Q:

10/8/2015  
Is it normal for patients going to an allergist for their allergy shots to get spirometry/peak flow done on every visit?

A:


I am not sure if by normal you mean that spirometry/peak flow is the practice standard or that spirometry/peak flow is commonly performed with each allergy injection. It is not recommended that lung function testing be performed with each injection but many specialists perform peak flows in asthmatics who are receiving allergen immunotherapy. My approach is to establish a baseline peak flow in subjects with a history of severe asthma exacerbations or in patients who have less than normal lung function. If the peak flow is less than 15-20% of the target value, then the injection is not administered. The risk of severe anaphylaxis is greater with immunotherapy in asthmatics. Spirometry is more expensive and time consuming, and FEV1 correlates with peak flow. Thus, peak flow measurements can be used as a surrogate for FEV1.

I have provided a quote from the Allergen Immunotherapy Practice Parameter 2011.
“Summary Statement 32: An assessment of the patient’s current health status should be made before administration of the allergy immunotherapy injection to determine whether there were any health changes that might require modifying or withholding that patient’s immunotherapy treatment. Poorly controlled asthma has been identified as a risk factor for a severe immunotherapy-induced reaction. Before the administration of the allergy injection, the patient should be evaluated for the presence of asthma symptoms. One might also consider an objective measure of airway function (eg, peak flow) for the asthmatic patient before allergy injections. B

In the AAAAI’s survey of physician members on immunotherapy- and skin testing–induced fatal reactions and NFRs during the period of 1990-2001, 15 of the 17 fatalities occurred in patients with asthma, and in 9 patients not optimally controlled asthma was considered the susceptibility factor that contributed to the fatal outcome.143 The most severe NFR, respiratory failure, occurred exclusively in asthmatic patients, and 4 (57%) of 7 asthmatic patients had a baseline FEV1 of less than 70% of predicted value.185 In the most comprehensive evaluation of fatalities associated with allergen immunotherapy (1945-1987), there were 40 fatalities during allergen immunotherapy and 6 fatalities during skin testing.184 Sufficient information for complete analysis was provided for 30 patients. Ten fatalities occurred during seasonal exacerbation of the patient’s disease, 4 in patients who had been symptomatic at the time of the injection, 2 of whom had been receiving b-adrenergic blockers. Of the 24 fatalities associated with immunotherapy, 4 had experienced previous reactions, 11 manifested a high degree of sensitivity, and 4 had been injected with newly prepared extracts. In a prospective study of 125 asthmatic patients with mite allergy that used a 3-day rush immunotherapy protocol, FEV1 was identified as a predictor for systemic reactions.182 In this study 73.3% of the patients with an FEV1 of less than 80% of predicted value experienced an asthma reaction during rush immunotherapy, whereas only 12.6% of patients with an FEV1 of greater than 80% of predicted value had asthmatic reactions (P < .0001).The authors noted that if the patients with an FEV1 of less than 80% of predicted value had been excluded from the study, the systemic reaction rate would have been 19.7% instead of 36%. These studies suggest that labile asthma, severe asthma, or both is a risk factor for immunotherapy. In addition to symptomatic asthma and injections administered during periods of exacerbation of symptoms, other risk factors for immunotherapy that have been identified include the presence of a high degree of hypersensitivity, use of b-blockers, injections from new vials, and dosing errors.31 With the exception of dosing errors and a high degree of hypersensitivity, these risk factors can be minimized by performing a preinjection health screen before the administration of the allergy immunotherapy injection. This preinjection evaluation might include a health inquiry administered verbally or as a written questionnaire directed to determine whether there were any health changes that might require modifying or withholding that patient’s immunotherapy treatment. The preinjection health inquiry might include questions regarding the presence of asthma symptom exacerbation, b-blocker use, change in health status (including pregnancy), or an adverse reaction to the previous allergen immunotherapy injection.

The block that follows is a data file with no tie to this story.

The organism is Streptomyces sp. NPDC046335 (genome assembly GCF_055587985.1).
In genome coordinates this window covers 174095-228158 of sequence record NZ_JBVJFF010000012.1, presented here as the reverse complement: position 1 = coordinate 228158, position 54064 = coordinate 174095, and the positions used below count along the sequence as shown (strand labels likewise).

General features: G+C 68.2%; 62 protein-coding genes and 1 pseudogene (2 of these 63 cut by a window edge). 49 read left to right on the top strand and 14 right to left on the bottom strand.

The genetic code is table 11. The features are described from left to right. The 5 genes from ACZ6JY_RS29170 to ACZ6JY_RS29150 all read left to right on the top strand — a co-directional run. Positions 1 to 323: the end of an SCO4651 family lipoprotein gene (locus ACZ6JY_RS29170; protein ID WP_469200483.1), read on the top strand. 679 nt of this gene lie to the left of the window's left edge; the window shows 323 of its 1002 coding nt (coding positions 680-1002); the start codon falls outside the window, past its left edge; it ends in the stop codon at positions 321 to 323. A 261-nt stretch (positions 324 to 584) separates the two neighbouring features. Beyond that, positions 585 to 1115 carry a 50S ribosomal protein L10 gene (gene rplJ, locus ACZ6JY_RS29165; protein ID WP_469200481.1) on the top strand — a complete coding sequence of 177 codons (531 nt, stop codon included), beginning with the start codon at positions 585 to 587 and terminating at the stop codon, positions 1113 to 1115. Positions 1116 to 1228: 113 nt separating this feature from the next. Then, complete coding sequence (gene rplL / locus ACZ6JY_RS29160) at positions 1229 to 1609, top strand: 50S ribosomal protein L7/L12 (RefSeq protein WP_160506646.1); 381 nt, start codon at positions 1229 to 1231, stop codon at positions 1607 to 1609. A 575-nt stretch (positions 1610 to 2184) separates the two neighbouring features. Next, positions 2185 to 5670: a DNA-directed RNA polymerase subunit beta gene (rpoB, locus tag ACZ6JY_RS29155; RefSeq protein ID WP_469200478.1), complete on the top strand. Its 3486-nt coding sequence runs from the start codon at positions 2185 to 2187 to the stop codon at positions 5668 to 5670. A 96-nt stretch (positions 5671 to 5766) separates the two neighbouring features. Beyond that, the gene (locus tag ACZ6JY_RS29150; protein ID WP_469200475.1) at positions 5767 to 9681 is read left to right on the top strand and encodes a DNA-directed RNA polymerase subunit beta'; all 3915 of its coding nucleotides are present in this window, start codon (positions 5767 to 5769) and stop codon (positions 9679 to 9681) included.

The preinjection evaluation might also include a peak flow measurement to assess the airway function of asthmatic patients (an example of a written preinjection questionnaire can be found in the members section of www.aaaai. org). A patient’s asthma must be stable before the allergen immunotherapy injection is administered, and patients with significant systemic illness generally should not receive an allergy immunotherapy injection.”

In summary, it is not routine for all patients receiving immunotherapy to have an objective measurement of airflow with each injection. However, it is appropriate to measure a peak flow in subjects with asthma. I do not think it is necessary to perform spirometry with each visit for allergen immunotherapy.

I hope this information is of help to you.

All my best.
Dennis K. Ledford, MD, FAAAAI
 

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